We simply don’t yet know which properties of brains and bodies are important for consciousness. All we know is that consciousness evolves in biological (“meat”) systems as a solution to the design problem of integrating multiple sensory inputs. Some of those sensory inputs are interoceptive – they are not simply the brain’s assimilation of the external world, but also include responses to hormones, blood sugar levels, nociceptors, and the rest. Maybe you don’t need all of that to have consciousness and maybe you do – nobody knows what you can and can’t leave out.

A deep intuition at work behind claims of substrate-independence and functionalism is the belief that we can make “models” of things, typically mathematical/computational models, that actually possess the (salient) properties of the things we are modelling. This is an ancient idea – one name for it is Platonism, but it predates even that venerable Greek. We humans are powerfully motivated to understand things. This is our great evolutionary trump card – the ability to abstract from things to principles so that our knowledge becomes more generalizable and less domain-specific. What an awesome power this is and what an incredible extension of this power the evolution of first verbal, and then mathematical, languages was. I have no desire to trivialise the importance of our ability to model reality in order to understand it better. Heck, consciousness itself is a modelling process. But let’s not get overzealous and confuse map with territory. Maps are a useful guide to territory, but they lack many interesting properties of the things they represent.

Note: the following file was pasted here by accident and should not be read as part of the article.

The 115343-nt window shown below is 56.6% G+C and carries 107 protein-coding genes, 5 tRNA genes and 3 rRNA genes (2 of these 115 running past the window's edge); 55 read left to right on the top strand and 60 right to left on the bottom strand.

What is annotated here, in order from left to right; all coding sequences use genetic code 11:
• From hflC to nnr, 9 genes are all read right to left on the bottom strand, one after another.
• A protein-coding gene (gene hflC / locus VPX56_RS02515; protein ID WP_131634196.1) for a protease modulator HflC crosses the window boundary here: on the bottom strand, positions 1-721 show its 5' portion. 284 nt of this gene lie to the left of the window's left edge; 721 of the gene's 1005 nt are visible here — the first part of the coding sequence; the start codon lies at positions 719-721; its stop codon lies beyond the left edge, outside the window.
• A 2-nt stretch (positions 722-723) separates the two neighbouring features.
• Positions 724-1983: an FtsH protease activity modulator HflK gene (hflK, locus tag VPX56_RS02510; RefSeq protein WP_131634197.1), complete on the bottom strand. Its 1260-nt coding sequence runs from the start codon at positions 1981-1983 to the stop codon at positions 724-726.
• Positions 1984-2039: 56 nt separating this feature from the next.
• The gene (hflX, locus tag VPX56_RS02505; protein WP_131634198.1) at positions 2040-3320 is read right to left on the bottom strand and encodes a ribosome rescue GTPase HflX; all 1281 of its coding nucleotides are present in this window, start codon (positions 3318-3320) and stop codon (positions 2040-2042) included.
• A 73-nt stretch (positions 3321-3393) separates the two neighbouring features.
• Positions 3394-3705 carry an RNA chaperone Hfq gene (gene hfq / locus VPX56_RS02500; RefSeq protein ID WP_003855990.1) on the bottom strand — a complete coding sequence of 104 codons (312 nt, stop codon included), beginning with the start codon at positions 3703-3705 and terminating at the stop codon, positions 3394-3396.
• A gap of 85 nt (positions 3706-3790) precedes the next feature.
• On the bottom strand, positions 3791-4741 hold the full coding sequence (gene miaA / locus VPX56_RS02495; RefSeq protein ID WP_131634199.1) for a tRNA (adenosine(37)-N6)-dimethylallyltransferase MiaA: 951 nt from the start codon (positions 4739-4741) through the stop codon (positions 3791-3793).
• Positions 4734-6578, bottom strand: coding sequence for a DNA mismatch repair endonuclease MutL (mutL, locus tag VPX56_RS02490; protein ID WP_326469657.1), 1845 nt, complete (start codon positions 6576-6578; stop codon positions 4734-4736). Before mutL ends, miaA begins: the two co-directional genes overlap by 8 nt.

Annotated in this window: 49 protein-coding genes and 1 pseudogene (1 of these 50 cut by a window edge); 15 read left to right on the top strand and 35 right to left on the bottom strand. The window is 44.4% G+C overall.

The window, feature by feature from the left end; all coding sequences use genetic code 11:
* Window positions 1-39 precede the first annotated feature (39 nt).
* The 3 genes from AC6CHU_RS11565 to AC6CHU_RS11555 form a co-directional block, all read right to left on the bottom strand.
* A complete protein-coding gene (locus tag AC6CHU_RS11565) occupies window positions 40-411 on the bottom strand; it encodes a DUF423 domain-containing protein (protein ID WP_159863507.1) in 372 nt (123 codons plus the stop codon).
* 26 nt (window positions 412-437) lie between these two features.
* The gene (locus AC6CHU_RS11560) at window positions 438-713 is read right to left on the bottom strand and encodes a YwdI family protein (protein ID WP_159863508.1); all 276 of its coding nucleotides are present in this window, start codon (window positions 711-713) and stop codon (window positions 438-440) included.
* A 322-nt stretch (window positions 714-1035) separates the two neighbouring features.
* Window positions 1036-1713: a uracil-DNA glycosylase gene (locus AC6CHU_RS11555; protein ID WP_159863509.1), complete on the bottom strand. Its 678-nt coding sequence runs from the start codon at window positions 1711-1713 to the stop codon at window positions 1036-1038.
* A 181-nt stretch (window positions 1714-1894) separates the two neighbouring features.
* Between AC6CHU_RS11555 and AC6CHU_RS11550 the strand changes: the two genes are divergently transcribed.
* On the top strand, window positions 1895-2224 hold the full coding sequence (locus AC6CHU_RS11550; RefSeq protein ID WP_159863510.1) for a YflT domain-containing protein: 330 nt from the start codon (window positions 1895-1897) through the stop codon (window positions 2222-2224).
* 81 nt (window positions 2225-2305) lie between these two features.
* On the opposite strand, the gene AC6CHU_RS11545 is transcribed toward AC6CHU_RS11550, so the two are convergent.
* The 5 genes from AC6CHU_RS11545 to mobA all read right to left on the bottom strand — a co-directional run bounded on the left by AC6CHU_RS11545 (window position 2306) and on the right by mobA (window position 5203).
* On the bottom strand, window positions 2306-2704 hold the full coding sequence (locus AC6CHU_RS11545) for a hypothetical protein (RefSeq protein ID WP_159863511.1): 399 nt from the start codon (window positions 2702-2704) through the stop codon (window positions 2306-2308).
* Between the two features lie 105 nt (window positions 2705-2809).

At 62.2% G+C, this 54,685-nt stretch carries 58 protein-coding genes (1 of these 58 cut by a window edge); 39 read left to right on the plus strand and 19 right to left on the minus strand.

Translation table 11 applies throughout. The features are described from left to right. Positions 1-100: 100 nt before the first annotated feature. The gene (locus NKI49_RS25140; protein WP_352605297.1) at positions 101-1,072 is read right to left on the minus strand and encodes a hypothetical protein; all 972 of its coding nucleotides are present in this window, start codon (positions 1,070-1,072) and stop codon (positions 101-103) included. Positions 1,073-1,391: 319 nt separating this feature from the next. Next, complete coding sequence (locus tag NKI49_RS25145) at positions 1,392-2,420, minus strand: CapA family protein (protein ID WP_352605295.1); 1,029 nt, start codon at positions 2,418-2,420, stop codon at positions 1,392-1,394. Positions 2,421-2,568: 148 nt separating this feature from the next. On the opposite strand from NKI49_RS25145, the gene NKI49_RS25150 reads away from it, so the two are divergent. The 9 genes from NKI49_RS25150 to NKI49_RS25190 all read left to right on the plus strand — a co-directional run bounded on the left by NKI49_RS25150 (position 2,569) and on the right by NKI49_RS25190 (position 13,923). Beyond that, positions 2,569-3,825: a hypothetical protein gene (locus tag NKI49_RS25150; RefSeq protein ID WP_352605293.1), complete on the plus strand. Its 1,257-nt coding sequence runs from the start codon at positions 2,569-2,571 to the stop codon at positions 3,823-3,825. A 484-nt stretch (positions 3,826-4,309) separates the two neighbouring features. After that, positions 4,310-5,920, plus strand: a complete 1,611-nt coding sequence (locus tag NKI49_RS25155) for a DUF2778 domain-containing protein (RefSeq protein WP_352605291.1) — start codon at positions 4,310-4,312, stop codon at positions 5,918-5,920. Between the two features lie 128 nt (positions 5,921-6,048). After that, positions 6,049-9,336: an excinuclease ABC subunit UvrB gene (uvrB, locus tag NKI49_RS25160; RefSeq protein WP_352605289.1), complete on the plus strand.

In order to know whether consciousness is substrate-independent we’re going to need to know which properties of meat machines are relevant to its emergence. The likelihood seems to be that we are going to create AGI before we fully understand consciousness. Maybe we’ll actually come to a better understanding of consciousness with the aid of AGI, either because it helps us to study conscious meat machines, or because one day it claims to be conscious and we are forced to take its word for it. Personally, I don’t think consciousness is all that mysterious and I’m not a fan of the “hard problem“. Until further notice, however, it seems to be a purely biological phenomenon.

So I guess we’re just going to have to see what happens. Until then, let’s not get too carried away with our assertions of substrate-independence and let’s examine the motivating assumptions behind those assertions. As the philosopher John Searle has pointed out, a computational model of a storm is not wet. If we fully reproduce all the information represented by the arrangement of quarks in a system, we will have recreated that system, not modelled it.

(The painting is Max Ernst’s L’ange du Foyer, I could explain how it’s relevant, but I prefer to let you just enjoy the beautiful art)